Phil Vischer’s life as a tomato

Phil Vischer spoke of his life as the creator of VeggieTales at the session on Wednesday evening.



Phil Vischer, creator of VeggieTales, walks through the dream that began as an 8-year-old of wating to impact the world for Christ through VeggieTales being crushed by the burden of bankruptcy of his company, Big Idea. | Olivia Blinn/THE CHIMES

Jackie Grade, Writer

Phil Vischer, creator of VeggieTales, walks through the dream that began as an 8-year-old of wating to impact the world for Christ through VeggieTales being crushed by the burden of bankruptcy of his company, Big Idea during the third Torrey session. | Olivia Blinn/THE CHIMES


In 1990, Phil Vischer’s vision for a biblical education animated series all began with a 10-second clip of a cucumber — Larry the Cucumber to be exact.

“It was ridiculous. There was no sound. It was just 10 seconds of a cucumber hopping. He’s going to sing, he’s going to dance and he’s going to tell Bible stories. Now give me a big wad of money to go make it. Nobody would,” Vischer said.

After two years of failed attempts to find Christian publishers to endorse his dream, an older couple in his church’s small group decided the idea was too important not to support and wrote him a check for $80,000 from their retirement fund. Thus, Vischer founded Big Idea Productions and the hit series, VeggieTales.

“We got our first VeggieTales video done in the Christmas of 1993 … ‘Where’s God when I’m scared?’ was the very first one. And that was how it started,” Vischer said.

A tomato and his friends

The Big Idea Productions’ staff consisted of only three people creating the entire religious vegetable show. Vischer, a computer graphics graduate and an art graduate all took turns around one shared computer and worked around the clock to complete the shows. The public liked the religious vegetables so much that the series began to grow exponentially. Vischer, having taken on the persona of a strong-willed, God-fearing tomato, watched God bless his media ministry.

“Bob the Tomato is me on caffeine,” Vischer said. “He always has a dream and is trying to make it happen. He is intense and driven like me and is trying to be Mr. Rogers, but failing.”

In the middle of of the series’ success, Vischer’s self-made plan slowly began to fall apart. When VeggieTales went bankrupt in 2003 and DreamWorks ended up taking over the series, Vischer watched his empire crumble. He deeply questioned God’s plan and could not imagine why the Lord would take something that had made such an impact for God’s kingdom and let it fail.

Dying dreams

Far from where he first began, Vischer explained that he had held on to his VeggieTales dream so tightly that he had lost his original “big idea.” He had made it his goal to save every child from the “evils of Hollywood” and along with that, he saw himself becoming the Christian version of Walt Disney.

“I was killing myself — working myself to death. God let it fall apart, not because he didn’t love me, but because he loved me so much and wanted to save me from myself,” Vischer stated.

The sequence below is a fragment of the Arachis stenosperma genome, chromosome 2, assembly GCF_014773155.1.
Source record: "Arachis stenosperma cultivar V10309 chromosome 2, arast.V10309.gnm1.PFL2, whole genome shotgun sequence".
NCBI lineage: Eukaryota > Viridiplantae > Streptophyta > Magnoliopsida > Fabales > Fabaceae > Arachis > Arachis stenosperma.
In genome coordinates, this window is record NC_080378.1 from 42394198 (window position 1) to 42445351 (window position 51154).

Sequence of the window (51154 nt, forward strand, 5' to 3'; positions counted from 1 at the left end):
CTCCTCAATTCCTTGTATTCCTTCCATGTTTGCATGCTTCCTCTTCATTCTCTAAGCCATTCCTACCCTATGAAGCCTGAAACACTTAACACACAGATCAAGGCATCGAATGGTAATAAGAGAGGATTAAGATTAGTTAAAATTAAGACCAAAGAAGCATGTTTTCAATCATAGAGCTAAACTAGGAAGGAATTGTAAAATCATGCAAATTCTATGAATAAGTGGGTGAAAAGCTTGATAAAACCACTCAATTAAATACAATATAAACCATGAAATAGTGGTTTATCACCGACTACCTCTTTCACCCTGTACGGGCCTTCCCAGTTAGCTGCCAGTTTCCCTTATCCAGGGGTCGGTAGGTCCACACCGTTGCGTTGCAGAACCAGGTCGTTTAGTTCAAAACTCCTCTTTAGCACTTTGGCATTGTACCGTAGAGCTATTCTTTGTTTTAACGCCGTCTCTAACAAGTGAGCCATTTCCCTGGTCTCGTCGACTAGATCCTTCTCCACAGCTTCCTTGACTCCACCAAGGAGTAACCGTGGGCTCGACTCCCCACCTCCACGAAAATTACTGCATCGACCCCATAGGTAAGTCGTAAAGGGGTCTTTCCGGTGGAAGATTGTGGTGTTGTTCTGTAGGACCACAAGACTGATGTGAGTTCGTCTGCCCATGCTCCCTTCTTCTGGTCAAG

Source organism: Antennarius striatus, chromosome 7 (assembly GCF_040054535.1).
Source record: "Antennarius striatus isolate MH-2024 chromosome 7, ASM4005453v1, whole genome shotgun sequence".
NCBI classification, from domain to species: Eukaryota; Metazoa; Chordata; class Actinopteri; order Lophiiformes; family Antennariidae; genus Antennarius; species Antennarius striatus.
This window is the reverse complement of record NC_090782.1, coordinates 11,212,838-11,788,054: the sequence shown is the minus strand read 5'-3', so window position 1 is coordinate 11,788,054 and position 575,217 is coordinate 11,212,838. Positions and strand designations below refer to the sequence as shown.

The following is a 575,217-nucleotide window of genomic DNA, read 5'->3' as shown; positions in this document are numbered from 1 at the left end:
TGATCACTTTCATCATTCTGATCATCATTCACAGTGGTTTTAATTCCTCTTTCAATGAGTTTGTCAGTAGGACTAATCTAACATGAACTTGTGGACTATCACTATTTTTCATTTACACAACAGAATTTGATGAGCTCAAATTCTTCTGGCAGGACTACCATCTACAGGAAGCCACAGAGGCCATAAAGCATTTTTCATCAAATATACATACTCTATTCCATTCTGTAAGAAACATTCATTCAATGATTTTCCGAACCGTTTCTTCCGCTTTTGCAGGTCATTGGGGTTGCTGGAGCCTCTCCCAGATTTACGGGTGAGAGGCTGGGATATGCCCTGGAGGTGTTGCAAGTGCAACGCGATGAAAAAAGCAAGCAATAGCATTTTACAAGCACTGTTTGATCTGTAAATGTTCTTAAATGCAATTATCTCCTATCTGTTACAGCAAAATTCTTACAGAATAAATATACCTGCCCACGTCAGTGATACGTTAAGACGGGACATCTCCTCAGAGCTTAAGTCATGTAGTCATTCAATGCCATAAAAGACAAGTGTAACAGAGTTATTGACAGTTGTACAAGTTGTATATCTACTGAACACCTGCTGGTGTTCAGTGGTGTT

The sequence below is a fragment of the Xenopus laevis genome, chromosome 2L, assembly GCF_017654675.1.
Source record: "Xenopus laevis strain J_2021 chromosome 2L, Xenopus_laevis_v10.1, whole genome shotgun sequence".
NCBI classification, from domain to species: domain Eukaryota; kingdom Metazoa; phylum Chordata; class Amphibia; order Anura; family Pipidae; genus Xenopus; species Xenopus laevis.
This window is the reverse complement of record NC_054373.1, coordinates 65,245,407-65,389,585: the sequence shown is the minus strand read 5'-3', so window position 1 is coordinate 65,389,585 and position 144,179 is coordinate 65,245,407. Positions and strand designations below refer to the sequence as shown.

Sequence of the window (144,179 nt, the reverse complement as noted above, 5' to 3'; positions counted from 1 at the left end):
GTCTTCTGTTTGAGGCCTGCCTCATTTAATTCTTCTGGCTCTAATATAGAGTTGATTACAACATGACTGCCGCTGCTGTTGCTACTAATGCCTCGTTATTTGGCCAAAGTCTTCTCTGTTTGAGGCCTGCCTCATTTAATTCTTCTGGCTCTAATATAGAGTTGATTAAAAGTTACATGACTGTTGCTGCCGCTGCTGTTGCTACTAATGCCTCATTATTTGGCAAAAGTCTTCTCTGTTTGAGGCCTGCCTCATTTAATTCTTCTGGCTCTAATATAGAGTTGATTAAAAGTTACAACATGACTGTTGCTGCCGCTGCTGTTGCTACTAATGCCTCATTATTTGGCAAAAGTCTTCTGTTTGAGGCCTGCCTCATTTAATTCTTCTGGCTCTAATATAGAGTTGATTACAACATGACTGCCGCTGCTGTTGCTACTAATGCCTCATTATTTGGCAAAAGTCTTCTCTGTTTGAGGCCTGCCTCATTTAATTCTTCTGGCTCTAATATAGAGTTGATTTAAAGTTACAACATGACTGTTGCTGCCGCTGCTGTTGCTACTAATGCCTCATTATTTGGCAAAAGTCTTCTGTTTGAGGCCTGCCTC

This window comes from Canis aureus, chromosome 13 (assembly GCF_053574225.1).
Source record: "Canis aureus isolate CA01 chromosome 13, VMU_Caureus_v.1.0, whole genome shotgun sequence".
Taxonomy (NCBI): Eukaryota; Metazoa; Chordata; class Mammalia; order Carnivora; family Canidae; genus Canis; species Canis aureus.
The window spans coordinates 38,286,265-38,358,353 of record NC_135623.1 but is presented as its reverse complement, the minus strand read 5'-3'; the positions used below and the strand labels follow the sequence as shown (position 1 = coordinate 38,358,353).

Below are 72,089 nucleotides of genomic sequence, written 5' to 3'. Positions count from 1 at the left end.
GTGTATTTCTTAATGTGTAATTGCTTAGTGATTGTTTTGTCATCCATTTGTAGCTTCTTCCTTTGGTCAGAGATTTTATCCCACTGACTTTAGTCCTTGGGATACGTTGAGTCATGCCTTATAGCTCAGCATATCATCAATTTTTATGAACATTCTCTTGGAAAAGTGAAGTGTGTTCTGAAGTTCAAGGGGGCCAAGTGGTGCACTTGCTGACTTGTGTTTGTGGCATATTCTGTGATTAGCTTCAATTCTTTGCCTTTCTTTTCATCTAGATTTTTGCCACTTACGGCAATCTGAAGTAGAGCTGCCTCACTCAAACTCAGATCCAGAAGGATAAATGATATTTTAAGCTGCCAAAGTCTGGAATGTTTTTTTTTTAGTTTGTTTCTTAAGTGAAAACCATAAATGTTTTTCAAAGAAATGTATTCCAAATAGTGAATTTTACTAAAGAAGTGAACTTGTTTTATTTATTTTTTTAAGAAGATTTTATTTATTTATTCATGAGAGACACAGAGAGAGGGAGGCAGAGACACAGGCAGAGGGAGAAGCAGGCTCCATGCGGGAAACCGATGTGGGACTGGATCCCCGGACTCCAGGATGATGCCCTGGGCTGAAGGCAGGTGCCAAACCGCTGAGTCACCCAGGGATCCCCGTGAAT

Vischer went on to say that this dream had become an idol that he was unwilling to give up — until God willed that it fall apart in his hands. Since then he has learned to rest in God’s word and allow the Lord’s fruit to flow out of him rather than try to accomplish his own plans through his own effort for his own recognition.

“If I’ve given Christ lordship of my life, where I am in 20 years is none of my business,” Vischer said.

Following a new current

While Vischer still does some of the voices for VeggieTales today, he also started a new ministry within the media. He founded Jellyfish Labs in 2004 and began the online broadcast channel JellyTelly on the website — which he described as a sort of Nickelodeon for Christian families.

“It’s called ‘Jellyfish’ because jellyfish cannot choose their own course. They have to stay in the current and trust where the current will take them [is] where they need to be,” he explained.

Last week, Vischer also finished his last of a 13-DVD series called “What’s in the Bible.” The series surveys each book of the Bible in order to educate kids and their parents on theological truths.

“It goes really deeply. People say that kids can’t learn things like this. But we are proving them wrong,” Vischer stated.

Vischer, who does all of the voices for the new Jellyfish series, explained that the series uses puppets, in order to make it more enjoyable for kids to watch, but still sticks to the important truths that each book teaches. Other churches across the country have even taken this DVD series and shared it with their congregations in order to build a foundation for all of the church members.

“It’s kind of like the Muppets go to seminary,” Vischer stated.

Today, Vischer is able to enjoy his work now that he has learned to rest in God’s plan and hold everything else — dreams included — with an open hand.

“Now when I have an excited kid come up to me [with his dream], and they want help, my first response is, ‘Would you be okay if it never happens?’ You usually can see it in their face how important that dream is to them … God should be the only thing you should be unwilling to let go of,” he said. 

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